My life experience as an older woman and a mother helped to open doors at Frakapor refugee camp, where I volunteered in January 2017.
The camp, located in northern Greece near the Macedonian border, was home to several hundred people, a large percentage of them Syrian Kurds, and many of them families with children.
Because of our shared basic experience as women, I frequently sat and talked with these extraordinary wives, sisters, aunts and grandmothers. We admired pictures of each other’s children, acknowledged physical aches and pains; laughed at each other’s translated jokes; rolled our eyes over small injustices.
The huge, gaping injustices, such as why they were in a camp and I was not; why their children were playing in a dungeon-like rec room while mine was in school; why they had to flee their country while mine was safe; were never addressed in a negative kind of way. I was never made to feel … less … because I hadn’t lived through what they had.
Instead, my gracious new friends, with help from their English-speaking children, were intensely curious about my homeland. What did people from Seattle think of refugees? What was my job there? Did I have a husband? Did I live in a house or an apartment? And so on. Cell phones were exchanged and photos eagerly evaluated, with accompanying exclamations of pleasure and yet more questions.
I realized quite quickly that many had lives similar to mine, raising families in a country they had loved. They had jobs; they had modern appliances; they had extended networks of family members, with whom they had celebrated the blessings of life and commiserated with over the mishaps.
The term “refugee” was some other thing, a foreign value the world had placed upon them. And it described just a fraction of the rich lives they led, and would continue to lead, once they found asylum in a country that would welcome them.
One of the best experiences I had in Frakapor — and in my life, really — was makeover nights. With another woman volunteer, I had been assigned to run the women’s tent. The tent, which was decorated in soothing colors with pillows and lamps, was a designated place for the women of the camp to let the proverbial hijab down, away from husbands and children.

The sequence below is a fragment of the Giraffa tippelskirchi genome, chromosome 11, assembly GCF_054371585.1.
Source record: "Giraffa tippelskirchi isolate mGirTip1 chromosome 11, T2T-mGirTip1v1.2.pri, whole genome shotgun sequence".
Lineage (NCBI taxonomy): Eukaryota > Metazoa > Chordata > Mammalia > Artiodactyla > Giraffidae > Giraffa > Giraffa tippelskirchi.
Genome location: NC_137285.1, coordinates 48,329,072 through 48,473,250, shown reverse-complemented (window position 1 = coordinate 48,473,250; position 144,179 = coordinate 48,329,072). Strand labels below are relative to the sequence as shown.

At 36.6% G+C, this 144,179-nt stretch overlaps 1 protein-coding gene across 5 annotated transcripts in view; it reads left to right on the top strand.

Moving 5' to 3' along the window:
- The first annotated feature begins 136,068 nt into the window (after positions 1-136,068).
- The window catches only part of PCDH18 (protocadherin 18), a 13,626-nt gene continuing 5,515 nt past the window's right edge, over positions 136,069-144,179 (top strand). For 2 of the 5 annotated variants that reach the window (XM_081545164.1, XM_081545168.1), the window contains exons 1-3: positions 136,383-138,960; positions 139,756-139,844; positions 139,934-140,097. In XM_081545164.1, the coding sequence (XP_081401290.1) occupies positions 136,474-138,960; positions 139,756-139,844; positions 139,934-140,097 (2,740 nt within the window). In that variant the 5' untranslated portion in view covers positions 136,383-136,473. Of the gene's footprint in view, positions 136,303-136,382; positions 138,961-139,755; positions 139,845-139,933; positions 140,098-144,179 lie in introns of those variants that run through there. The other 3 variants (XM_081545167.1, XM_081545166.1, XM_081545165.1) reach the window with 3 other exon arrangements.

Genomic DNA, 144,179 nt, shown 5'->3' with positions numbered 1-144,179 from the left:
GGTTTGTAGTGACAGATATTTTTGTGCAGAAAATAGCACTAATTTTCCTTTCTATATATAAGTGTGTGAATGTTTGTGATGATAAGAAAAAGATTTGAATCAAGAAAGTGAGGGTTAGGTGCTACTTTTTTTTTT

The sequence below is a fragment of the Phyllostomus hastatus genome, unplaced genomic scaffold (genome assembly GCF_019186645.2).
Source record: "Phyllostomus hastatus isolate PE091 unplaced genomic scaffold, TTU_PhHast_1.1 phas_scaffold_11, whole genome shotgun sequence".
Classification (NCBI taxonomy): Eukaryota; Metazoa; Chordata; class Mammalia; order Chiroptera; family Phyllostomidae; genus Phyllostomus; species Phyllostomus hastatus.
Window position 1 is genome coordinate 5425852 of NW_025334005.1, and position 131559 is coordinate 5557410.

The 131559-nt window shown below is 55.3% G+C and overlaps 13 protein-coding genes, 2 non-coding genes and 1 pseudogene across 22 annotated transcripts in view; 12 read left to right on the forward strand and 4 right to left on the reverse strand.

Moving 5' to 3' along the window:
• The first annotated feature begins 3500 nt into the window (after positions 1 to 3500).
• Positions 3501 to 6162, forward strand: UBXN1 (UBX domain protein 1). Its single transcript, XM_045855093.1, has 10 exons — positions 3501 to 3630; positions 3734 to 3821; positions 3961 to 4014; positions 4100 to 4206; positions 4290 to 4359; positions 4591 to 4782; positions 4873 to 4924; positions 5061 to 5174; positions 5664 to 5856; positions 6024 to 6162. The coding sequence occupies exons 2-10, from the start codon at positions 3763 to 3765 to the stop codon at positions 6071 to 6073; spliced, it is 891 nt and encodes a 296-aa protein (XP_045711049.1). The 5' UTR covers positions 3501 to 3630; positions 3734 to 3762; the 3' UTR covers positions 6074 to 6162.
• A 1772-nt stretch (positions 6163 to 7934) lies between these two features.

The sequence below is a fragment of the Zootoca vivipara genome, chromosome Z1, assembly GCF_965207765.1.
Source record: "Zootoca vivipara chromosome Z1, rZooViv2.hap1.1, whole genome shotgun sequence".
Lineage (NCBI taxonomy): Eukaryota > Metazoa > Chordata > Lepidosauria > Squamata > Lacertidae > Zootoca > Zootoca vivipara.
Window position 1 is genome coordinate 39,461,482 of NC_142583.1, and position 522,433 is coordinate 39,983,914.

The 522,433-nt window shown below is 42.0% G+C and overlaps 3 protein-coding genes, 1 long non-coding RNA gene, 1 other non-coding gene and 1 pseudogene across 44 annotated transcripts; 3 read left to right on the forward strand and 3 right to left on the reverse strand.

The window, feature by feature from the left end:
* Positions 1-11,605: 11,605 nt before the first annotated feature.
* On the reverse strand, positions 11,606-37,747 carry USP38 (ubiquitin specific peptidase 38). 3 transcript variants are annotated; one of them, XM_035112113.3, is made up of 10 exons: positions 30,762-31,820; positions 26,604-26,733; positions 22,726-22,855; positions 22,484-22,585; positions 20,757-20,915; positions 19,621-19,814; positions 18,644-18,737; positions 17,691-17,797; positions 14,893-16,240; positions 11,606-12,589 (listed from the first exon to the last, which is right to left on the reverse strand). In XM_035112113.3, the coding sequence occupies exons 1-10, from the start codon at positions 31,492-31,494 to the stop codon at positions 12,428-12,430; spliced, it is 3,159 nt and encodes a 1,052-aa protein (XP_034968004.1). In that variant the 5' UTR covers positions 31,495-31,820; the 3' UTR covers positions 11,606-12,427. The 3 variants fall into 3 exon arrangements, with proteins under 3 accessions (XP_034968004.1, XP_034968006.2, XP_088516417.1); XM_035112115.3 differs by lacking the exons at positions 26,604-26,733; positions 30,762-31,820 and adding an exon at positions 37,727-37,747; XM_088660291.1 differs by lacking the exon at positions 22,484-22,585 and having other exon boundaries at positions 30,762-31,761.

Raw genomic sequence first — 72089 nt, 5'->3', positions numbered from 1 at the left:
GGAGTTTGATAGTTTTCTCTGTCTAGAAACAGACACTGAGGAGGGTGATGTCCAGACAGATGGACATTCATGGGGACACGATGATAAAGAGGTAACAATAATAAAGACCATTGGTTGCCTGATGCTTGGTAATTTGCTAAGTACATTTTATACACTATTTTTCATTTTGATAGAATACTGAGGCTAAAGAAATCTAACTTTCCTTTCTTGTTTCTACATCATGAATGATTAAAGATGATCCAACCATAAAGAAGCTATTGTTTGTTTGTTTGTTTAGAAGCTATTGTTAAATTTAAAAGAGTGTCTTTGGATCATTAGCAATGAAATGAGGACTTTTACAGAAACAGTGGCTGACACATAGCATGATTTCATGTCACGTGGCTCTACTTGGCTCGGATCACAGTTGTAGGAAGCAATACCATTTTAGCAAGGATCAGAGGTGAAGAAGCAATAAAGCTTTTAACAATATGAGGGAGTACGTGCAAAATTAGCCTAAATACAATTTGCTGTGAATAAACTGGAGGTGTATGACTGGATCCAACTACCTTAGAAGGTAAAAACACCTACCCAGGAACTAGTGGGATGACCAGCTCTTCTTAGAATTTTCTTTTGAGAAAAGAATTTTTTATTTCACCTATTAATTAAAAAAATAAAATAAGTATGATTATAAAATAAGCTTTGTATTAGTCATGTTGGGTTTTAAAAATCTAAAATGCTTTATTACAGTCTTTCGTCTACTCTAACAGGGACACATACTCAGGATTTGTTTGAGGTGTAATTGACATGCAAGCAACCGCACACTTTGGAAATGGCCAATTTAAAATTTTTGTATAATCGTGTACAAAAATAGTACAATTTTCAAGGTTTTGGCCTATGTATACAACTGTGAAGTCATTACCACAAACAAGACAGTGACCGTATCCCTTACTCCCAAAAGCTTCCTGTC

We hadn’t been at it for long, when I asked the group of ladies what kinds of things they would find useful in their tent.
The answer I received loud and clear: makeup.
With Larry, another volunteer in my group, we went shopping the next morning at Jumbo’s department store in nearby Thessaloniki. Jumbo’s is like a Greek version of Costco — every household item you can possibly imagine, including a whole wall devoted to cosmetics.
Larry and I quickly filled up a shopping cart with lipstick, eyebrow pencils, foundation, blush and press-on nail kits. Prices, thanks to the depressed Greek economy, were cheap. Fifty Euros got us out the door.
When we got to camp, I hauled our giant bag of goods into the store room. With help from my network of young women friends, we spread the word that tonight’s women’s tent was going to be a special one.
The tent opened that afternoon to a major crowd of women — everyone from teenage girls to grandmothers. Even some of the boys wanted in.
Within minutes, the tent filled up with women rummaging through products, opening packaging and trying everything.
The event turned into a social gathering as well, with women talking as they tweezed each other’s eyebrows, applied foundation, glued on nails.
Beautiful already, they simply glowed with perfectly applied facial cream, eyeliner and mascara.
Frakapor may have been a refugee camp with no running water, but just for an hour or so one evening, and several others following, it was the backdrop to a regular girl’s night. A little normalcy can go such a long way.
I’m sure their husbands appreciated it too.